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Automation software makes real-time adjustments

With an industrial PC operating as its main controller, this blister-pack machine recalculates cam tables with each cycle.

Diagram shows the complete controls system overview.
Diagram shows the complete controls system overview.

Controls technology from Beckhoff plays a key role in the operation of the HM200R blister pack machine introduced recently by Hoong-A Corp., represented in the United States by Key Intl.. The South Korean packaging machinery OEM took a single-source approach by relying on Beckhoff not only for the PC that is the “brains” of the machine but also for the automation software running on the PC, the Human Machine Interface (HMI )panel, the I/O components, and all five servo motor/drive pairs.

According to Hoong-A Manager of electronics Jeong-Ho Yeo, the use of a PC-based control platform—rather than a PLC for machine logic and a separate controller for motion—was driven partly by the desire to reduce the number of control elements in the overall system. Running on the C6140 industrial PC is Beckhoff’s TwinCAT automation software. A PCI Fieldbus Card FC7501 connects the PC to the servo motor drives and I/O Bus Coupler BK7500 along a SERCOS fiber-optic interface.

A key benefit to the PC-based control platform is that it simplifies and quickens the exchange of data. A good example of this benefit in action can be seen in how quickly electronic cam tables can be changed. Electronic cam tables are the modern-day equivalent of mechanical camming relationships. It’s a way of electronically defining any number of actuator positions relative to the position of a master axis.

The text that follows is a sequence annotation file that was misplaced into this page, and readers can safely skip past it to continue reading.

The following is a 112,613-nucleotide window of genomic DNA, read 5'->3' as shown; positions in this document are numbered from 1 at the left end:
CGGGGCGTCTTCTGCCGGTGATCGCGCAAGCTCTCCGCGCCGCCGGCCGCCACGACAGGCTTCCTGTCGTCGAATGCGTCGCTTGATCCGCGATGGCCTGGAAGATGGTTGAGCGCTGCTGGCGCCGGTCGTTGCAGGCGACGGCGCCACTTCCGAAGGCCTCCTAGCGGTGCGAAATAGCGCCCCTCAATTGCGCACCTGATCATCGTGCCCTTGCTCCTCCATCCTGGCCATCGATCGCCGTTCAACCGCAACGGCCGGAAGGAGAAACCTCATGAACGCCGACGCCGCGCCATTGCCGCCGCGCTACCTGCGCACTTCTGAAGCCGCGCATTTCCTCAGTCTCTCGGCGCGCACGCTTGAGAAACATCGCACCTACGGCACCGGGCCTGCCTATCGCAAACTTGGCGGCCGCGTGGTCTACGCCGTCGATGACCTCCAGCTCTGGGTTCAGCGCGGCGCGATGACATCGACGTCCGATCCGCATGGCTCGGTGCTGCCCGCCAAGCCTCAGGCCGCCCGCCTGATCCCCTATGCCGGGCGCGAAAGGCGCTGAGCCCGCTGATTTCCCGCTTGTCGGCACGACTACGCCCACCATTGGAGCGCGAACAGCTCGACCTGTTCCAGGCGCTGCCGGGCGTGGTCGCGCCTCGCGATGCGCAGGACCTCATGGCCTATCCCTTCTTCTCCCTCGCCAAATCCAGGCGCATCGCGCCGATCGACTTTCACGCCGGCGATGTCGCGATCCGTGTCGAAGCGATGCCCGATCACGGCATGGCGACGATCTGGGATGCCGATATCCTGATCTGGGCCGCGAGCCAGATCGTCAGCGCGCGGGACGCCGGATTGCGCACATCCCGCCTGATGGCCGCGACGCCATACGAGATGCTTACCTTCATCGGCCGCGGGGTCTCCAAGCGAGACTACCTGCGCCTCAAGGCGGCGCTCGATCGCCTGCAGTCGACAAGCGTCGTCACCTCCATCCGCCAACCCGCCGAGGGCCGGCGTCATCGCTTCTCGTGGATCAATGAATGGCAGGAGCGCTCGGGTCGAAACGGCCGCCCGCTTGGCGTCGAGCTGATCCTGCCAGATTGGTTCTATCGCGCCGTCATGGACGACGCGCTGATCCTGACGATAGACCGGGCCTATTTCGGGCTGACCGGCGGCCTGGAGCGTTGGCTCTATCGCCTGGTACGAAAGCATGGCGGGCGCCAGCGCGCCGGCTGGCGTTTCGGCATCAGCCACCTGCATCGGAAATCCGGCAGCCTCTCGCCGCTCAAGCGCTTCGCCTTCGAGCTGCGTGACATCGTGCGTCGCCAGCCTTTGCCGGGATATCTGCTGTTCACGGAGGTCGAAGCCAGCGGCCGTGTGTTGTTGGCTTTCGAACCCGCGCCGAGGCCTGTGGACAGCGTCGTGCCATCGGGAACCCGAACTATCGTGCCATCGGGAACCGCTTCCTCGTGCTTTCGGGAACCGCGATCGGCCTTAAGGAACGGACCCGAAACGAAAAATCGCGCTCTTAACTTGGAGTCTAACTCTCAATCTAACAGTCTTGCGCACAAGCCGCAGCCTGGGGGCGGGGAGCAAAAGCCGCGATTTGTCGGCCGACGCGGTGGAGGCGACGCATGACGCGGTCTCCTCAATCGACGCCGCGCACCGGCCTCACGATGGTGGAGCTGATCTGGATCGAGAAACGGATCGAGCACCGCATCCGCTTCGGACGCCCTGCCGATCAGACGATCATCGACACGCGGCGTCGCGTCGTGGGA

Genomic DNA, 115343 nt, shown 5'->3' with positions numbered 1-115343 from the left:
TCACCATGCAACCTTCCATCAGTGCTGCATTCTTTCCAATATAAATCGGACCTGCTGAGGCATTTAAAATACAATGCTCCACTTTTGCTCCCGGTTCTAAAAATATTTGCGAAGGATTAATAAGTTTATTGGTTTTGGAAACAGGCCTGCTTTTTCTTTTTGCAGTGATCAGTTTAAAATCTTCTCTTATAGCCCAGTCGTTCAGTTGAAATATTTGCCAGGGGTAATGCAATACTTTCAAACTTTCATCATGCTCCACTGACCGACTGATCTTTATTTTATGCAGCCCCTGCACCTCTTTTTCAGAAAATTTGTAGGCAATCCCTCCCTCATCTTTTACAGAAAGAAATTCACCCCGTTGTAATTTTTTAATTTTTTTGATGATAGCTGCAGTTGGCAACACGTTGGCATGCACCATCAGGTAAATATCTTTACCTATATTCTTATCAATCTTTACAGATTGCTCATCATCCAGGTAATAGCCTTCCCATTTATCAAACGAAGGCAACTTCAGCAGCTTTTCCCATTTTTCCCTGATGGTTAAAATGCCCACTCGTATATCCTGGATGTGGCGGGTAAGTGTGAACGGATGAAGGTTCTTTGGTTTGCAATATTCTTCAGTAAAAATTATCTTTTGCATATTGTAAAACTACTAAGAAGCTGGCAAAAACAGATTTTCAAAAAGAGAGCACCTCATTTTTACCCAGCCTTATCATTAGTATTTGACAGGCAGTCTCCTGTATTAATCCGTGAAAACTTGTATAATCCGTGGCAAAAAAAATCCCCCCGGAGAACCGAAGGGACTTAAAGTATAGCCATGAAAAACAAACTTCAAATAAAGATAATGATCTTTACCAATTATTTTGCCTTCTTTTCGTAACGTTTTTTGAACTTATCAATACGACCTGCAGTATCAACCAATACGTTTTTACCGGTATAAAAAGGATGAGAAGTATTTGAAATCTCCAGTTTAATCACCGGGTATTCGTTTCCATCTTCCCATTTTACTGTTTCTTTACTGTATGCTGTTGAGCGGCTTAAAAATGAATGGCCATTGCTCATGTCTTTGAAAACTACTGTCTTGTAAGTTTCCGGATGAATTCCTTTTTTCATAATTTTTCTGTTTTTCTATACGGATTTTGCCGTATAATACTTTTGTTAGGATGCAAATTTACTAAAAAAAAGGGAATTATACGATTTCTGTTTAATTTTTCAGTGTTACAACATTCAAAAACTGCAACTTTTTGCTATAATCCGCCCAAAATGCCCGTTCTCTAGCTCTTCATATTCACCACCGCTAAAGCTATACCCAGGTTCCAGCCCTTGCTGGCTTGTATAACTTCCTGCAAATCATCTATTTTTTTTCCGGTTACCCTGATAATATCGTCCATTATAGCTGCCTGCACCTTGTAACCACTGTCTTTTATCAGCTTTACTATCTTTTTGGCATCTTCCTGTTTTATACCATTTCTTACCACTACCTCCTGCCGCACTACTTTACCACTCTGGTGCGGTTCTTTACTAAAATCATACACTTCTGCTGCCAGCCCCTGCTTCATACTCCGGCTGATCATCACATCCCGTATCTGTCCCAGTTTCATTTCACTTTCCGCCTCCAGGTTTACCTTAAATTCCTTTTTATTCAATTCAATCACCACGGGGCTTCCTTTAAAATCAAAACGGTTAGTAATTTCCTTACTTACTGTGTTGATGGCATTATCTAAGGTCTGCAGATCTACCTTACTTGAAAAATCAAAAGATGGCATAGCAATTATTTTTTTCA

In the Hoong-A machine, five axes of motion are pegged to a master axis that exists in the TwinCAT software. So if an operator at the HMI screen directs the system to produce blisters that are 80 mm long, all axes of motion are electronically synchronized to that measure. Forming, filling, sealing, die cutting, and discharge will occur at the precise time and velocity to produce 80-mm blister packs.

But it’s not that simple. Thermoformed blister packs are rarely the precise size they’re supposed to be because the vinyl forming web stretches unpredictably when exposed to heat. The variations are minute, but they’re real, and if unchecked they can cause misalignment of materials and bad packages.

To compensate for these material inconsistencies, laser sensors detect the position of the blister packs formed in each cycle. This position data is instantaneously relayed over the SERCOS interface to the PC so that the TwinCAT software can recalculate new cam tables for all axes of motion that are affected. This speedy bit of recalculation occurs with each cycle of the high-speed machine. Having automation software make such real-time adjustments in this fashion puts the HM200R at the top of its class, say Hoong-A engineers, and it’s one more reason they opted for a PC-based controls platform.

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